Junior Member Newbie
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    Ah, sorry, that was a typo, code in fact looks like this:

    Code :
        const GLushort indices[] =
        {
            0, 1, 2, // first triangle
            1, 3, 2, // second triangle
        };

    But thanks for noticing.

  6. #6
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    If I understand correctly, your task is quite similar to mine, and the technique you may need is per-polygon (per-rect in your case) attributes.
    What version of OpenGL do you intend to use? The ease of use of what I`m going to describe largely depends on whether GL 3.0++ is available.

    [UPD:] However, in case your geometry doesn`t change each frame, a much simpler and 3.0-independent approach is possible.

  7. #7
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    I intend to use latest OpenGL version, this is a new project.

    PS: there is still a problem:
    It works faster, though I don"t see rectangles now. What can I be missing?
    I have also found some information regarding optimization, posting it here, hopefully someone can comment/find it useful:

    * don't store colors in array, calculate them in vertex shader;
    * use *_STRIP versions;
    * place vertices and indices in VBO.
    Last edited by Kozersky; 10-09-2015 at 10:27 AM.

  8. #8
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    Quote Originally Posted by Kozersky View Post
    * don't store colors in array, calculate them in vertex shader
    According to what I`ve seen in the code above, the color doesn`t need calculation since it`s static, and that gives you many options: you may pass it via uniform, you may use glDrawElementsInstanced (more on that below), and of course you may just hardcode the color into your shader.

    Quote Originally Posted by Kozersky View Post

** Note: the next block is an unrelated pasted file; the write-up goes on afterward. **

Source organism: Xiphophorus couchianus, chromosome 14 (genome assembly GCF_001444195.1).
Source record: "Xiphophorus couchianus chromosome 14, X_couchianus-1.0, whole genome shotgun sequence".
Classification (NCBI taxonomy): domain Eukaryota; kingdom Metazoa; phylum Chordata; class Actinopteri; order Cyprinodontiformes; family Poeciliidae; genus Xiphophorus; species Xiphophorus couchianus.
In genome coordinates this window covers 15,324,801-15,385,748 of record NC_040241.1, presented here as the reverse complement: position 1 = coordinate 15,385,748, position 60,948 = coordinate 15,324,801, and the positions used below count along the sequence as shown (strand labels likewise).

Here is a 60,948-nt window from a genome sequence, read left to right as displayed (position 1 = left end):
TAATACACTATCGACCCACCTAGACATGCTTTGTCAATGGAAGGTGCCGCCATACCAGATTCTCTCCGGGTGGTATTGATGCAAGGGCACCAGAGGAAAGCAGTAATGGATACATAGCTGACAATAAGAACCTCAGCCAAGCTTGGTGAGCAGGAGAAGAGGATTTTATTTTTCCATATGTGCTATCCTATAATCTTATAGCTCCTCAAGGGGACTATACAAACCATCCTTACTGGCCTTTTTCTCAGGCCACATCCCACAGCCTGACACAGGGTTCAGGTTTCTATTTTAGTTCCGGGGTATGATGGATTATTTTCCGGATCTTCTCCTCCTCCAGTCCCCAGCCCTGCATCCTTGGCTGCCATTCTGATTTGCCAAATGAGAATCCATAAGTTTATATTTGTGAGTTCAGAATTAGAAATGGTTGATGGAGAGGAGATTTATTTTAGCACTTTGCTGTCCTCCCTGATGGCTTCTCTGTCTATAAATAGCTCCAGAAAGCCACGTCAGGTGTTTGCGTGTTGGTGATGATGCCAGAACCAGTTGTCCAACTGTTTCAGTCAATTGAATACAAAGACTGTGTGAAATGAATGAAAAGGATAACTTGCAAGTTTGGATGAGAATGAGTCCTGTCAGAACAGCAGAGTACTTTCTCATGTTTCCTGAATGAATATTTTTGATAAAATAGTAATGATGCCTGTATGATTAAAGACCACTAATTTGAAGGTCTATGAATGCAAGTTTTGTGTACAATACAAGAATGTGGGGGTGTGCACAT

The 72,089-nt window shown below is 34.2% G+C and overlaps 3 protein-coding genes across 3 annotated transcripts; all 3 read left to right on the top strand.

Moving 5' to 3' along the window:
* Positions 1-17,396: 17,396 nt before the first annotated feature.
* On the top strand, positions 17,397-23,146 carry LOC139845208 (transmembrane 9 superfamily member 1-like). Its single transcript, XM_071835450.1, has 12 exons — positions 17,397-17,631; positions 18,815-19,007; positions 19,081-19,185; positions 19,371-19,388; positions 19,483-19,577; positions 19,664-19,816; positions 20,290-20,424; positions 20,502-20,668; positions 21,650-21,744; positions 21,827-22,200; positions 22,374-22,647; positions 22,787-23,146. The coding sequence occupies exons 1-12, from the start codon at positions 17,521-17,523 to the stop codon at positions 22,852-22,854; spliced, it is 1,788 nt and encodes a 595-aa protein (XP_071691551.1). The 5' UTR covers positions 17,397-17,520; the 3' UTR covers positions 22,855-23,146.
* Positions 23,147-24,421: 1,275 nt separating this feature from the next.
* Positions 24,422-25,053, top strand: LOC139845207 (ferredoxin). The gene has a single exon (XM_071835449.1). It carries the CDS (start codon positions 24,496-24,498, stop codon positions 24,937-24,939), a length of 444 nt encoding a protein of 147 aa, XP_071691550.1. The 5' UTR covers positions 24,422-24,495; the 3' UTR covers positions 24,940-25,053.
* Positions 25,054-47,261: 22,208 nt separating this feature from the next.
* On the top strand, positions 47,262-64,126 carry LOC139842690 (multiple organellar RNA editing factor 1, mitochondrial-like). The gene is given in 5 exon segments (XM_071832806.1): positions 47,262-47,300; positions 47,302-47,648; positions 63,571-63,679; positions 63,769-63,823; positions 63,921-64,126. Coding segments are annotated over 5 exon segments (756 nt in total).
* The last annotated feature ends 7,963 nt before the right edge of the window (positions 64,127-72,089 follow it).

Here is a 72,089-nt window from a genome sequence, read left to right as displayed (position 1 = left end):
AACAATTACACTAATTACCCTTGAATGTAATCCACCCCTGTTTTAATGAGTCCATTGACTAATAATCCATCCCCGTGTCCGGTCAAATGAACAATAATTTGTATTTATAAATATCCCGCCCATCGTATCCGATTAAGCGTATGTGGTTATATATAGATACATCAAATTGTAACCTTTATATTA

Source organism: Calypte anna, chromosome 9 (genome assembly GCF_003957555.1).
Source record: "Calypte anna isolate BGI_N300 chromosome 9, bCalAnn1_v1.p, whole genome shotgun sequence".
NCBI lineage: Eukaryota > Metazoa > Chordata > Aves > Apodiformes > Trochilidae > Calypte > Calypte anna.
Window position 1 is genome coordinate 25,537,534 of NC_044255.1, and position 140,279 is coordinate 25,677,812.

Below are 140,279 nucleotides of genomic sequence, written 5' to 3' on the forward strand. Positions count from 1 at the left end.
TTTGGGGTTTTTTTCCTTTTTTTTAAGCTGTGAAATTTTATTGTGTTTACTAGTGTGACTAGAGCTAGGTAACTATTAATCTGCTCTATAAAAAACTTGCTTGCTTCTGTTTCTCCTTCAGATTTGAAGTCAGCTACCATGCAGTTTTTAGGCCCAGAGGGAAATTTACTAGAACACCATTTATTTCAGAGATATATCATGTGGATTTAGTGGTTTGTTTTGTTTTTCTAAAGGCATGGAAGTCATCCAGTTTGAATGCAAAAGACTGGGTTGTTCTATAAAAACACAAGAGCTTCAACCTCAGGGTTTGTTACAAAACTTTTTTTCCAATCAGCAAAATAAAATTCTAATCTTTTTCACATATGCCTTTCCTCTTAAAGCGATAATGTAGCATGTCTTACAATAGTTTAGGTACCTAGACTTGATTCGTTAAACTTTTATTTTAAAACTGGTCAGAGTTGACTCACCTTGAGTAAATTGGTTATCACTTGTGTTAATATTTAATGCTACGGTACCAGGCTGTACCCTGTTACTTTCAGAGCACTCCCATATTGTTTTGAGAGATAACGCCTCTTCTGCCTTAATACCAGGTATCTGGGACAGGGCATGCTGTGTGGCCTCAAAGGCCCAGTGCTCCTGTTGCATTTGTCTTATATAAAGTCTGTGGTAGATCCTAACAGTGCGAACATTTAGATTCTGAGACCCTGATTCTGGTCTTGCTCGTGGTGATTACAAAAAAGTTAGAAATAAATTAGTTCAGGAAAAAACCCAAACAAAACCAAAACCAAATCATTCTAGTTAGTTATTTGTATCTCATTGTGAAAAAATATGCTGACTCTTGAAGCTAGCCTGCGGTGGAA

* use *_STRIP versions
    Not sure if this is relevant to your task.

    Quote Originally Posted by Kozersky View Post
    * place vertices and indices in VBO
    Certainly the most useful advice.
    If your scene has static geometry, you may upload it to the VRAM during initialization and then just tell the GPU to use it over and over each frame. If not, there are still many other approaches.
    One of these is to use a buffer texture to store dimensions for rectangles, one pixel for one rectangle: R = horizontal pos, G = vertical pos, B = width, A = height. Then, a single-rect VBO is created, with unit square dimensions and the desired color, and finally, glDrawElementsInstanced is called, with the number of copies equalling the number of rectangles desired.
    Inside the vertex shader, gl_InstanceID-th element of the buffer texture is read and proper dimensions are computed for a given rectangle.

  9. #9
    Senior Member OpenGL Guru
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    Quote Originally Posted by hidefromkgb View Post
    One of these is to use a buffer texture to store dimensions for rectangles, one pixel for one rectangle: R = horizontal pos, G = vertical pos, B = width, A = height. Then, a single-rect VBO is created, with unit square dimensions and the desired color, and finally, glDrawElementsInstanced is called, with the number of copies equalling the number of rectangles desired.
    Inside the vertex shader, gl_InstanceID-th element of the buffer texture is read and proper dimensions are computed for a given rectangle.
    There's no reason to use a buffer texture if you're using instancing. You can just use an instanced vertex attribute, which will be more efficient than a texture lookup.

    Buffer textures can be used to achieve the same effect as instancing without actually using instancing, e.g. because you need to support OpenGL versions which lack instancing, or because the overhead of using instancing turns out to be worse than the overhead of a texture lookup (which may be the case here; you'd have to test and compare).

  10. #10
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    GClements, granted, I forgot that part about IVAs =(
    By the way, does the GPU really issue a «true» lookup when dealing with a buffer texture?
    Last edited by hidefromkgb; 10-09-2015 at 02:52 PM.